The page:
Prospective Students

Hughes Hall

Lucy Cavendish College

Wolfson College

St Edmund's College

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Cambridge offers three medical courses:

  1. The Standard Course: the traditional way to learn medicine in Cambridge, largely taught to school levers with a few mature undergrads. The cause is 6 years long with a 3 year preclinical: 3 year clinical split.
  2. The Affiliated course: for those students who already have a degree but may not be eligible for the 4 year graduate programme. This course has the same structure as the standard course with exception to the intercalated year.
  3. The Graduate Course: Take the standard course, strip out the essays and intercalation, then compress the remaining 5 years into 4, and you are left with the Graduate Course.

The graduate course is run by 3 colleges: Lucy Cavendish, Wolfson, and Hughes Hall. Clicking the crests above will take you to the college websites. 

Cambridge admissions standards are competitive, as are those for medicine as a whole. The CGCM course is no exception. Here, we've attempted to answer the most important and frequently asked questions. This is not in any way an official guide. Our aim is to inform prospective students; is is not to compromise the CGC selection procedure by providing, for example, insider information. All information here is openly available elsewhere; we've simply collated it into an easily accessible form. If you have further questions, please feel free to contact the committee.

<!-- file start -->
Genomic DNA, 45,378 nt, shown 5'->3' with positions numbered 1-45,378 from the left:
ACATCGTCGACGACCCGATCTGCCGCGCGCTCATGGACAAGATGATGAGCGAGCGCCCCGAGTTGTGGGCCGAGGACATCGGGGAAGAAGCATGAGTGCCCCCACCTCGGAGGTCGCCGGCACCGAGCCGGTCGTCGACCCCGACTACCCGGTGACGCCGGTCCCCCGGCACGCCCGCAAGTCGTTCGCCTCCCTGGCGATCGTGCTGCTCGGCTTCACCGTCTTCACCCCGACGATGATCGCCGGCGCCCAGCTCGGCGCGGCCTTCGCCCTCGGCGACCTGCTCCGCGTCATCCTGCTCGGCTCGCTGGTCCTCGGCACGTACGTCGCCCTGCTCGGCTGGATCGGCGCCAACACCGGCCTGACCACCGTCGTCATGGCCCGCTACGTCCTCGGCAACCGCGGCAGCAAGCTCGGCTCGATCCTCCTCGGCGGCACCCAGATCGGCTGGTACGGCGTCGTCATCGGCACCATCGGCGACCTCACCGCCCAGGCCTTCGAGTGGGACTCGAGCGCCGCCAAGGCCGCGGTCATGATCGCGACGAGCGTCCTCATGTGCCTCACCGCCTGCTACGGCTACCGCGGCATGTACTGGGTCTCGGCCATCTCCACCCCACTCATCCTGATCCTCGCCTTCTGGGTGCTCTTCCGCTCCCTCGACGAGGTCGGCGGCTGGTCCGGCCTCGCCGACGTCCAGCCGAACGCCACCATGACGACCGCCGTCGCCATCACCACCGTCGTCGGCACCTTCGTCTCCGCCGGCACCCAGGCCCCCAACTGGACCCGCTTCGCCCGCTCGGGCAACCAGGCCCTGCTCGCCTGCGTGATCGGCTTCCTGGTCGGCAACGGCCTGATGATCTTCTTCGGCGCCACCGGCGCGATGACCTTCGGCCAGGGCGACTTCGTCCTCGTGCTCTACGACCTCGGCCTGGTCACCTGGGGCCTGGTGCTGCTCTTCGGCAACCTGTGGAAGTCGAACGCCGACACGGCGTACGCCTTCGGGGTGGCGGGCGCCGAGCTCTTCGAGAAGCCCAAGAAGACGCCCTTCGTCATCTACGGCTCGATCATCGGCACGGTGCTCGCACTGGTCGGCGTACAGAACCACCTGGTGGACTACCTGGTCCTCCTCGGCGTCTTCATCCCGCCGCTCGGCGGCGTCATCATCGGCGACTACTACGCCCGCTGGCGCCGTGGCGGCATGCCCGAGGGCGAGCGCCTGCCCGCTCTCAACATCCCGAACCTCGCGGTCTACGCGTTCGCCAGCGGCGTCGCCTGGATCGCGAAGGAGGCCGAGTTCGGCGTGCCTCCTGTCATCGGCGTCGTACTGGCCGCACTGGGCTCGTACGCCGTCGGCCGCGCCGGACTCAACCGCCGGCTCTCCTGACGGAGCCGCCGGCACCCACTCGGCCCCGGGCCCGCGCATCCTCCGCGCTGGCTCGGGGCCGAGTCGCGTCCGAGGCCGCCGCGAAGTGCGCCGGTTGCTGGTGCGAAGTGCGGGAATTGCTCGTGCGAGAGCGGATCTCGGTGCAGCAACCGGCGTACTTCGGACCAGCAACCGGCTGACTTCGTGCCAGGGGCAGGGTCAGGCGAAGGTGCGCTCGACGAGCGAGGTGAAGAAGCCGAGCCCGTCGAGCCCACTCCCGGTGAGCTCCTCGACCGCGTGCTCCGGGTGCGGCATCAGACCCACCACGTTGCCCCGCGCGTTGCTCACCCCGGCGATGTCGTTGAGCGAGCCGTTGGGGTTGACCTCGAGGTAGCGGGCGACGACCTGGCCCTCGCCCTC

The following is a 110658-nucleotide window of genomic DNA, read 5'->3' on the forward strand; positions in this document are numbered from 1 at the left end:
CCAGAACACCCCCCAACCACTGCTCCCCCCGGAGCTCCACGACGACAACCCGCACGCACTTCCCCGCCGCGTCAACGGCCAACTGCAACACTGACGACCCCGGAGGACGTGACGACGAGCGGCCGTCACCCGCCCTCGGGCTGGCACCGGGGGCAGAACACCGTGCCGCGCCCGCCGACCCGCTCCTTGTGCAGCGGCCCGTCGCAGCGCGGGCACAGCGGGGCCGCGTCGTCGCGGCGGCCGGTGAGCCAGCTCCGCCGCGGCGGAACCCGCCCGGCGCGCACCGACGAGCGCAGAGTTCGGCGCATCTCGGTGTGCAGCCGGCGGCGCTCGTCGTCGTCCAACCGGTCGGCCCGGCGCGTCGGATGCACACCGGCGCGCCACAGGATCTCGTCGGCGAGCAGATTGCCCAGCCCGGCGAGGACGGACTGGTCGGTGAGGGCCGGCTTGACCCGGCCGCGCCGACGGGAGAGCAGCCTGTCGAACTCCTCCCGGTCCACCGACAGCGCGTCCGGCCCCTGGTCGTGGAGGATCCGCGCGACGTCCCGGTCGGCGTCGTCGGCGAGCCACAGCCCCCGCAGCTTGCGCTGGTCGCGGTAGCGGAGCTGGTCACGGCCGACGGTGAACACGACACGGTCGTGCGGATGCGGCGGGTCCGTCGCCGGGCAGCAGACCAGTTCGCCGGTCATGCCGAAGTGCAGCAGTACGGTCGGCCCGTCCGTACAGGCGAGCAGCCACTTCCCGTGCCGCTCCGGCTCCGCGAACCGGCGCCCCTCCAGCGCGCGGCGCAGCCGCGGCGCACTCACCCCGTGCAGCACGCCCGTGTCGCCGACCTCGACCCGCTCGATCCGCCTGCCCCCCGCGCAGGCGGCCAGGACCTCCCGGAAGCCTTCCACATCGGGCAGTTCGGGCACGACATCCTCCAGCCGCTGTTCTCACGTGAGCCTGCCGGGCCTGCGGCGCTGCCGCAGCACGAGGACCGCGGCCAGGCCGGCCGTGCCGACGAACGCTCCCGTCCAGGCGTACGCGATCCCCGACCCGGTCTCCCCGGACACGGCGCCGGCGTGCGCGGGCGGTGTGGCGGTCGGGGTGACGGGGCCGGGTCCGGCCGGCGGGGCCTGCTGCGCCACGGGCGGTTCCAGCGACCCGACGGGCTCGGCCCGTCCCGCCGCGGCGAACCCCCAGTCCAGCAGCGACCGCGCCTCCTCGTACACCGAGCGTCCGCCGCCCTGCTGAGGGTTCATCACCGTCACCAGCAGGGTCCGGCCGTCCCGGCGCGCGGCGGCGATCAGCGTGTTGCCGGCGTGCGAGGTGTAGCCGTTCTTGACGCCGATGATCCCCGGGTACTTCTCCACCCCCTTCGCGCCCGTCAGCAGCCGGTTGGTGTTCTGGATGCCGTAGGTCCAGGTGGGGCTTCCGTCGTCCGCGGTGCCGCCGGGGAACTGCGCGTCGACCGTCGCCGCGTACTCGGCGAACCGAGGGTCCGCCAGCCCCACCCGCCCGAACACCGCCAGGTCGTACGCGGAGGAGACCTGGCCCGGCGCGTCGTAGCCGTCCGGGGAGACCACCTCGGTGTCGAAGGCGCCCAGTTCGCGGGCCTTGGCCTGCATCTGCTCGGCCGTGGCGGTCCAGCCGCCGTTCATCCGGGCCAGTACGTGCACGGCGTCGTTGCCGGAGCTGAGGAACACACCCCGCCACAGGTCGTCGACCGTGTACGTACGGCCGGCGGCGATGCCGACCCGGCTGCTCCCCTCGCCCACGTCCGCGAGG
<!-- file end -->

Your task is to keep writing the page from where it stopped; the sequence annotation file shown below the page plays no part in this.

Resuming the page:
For complete information on entry requirements, click here. Please find below some pertinent points you should consider before applying:

  1. Chemistry at A level standard within 7 years of course commencement is needed,
  2. Academic achievement is heavily weighted. High A level scores and a decent 2.1 or 1st in your undergraduate studies would be desirable. 
  3. One great thing about the CGCM course is that the undergraduate degree does NOT need to be science-related - currently, there are students who have undergraduate degrees in Modern Languages, Public Health, and Biochemistry.
  4. A separate application, complete with a Cambridge-specific personal statement, is needed on top of the UCAS application form. 


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The Interview:

For the 2014-2015 intake, the interview format was adapted from a single 45 minute-long interview to a series of mini-stations to test independently different components of the applicant's aptitude. The topics of the interview haven't changed substantially however: critical thinking, ethics, teamwork, communication skills, scientific acumen etc. We're not in a position to divulge specific questions regarding the interviews but, having said that, Cambridge doesn't seem to be markedly different from any other medical school. 



1) Academic and pastoral support of a collegiate system

2) Integrated preclinical and clinical ensures that you gain a comprehensive understanding of the basic sciences without compromising on the clinical side

3) Very supportive and enthusiastic clinical team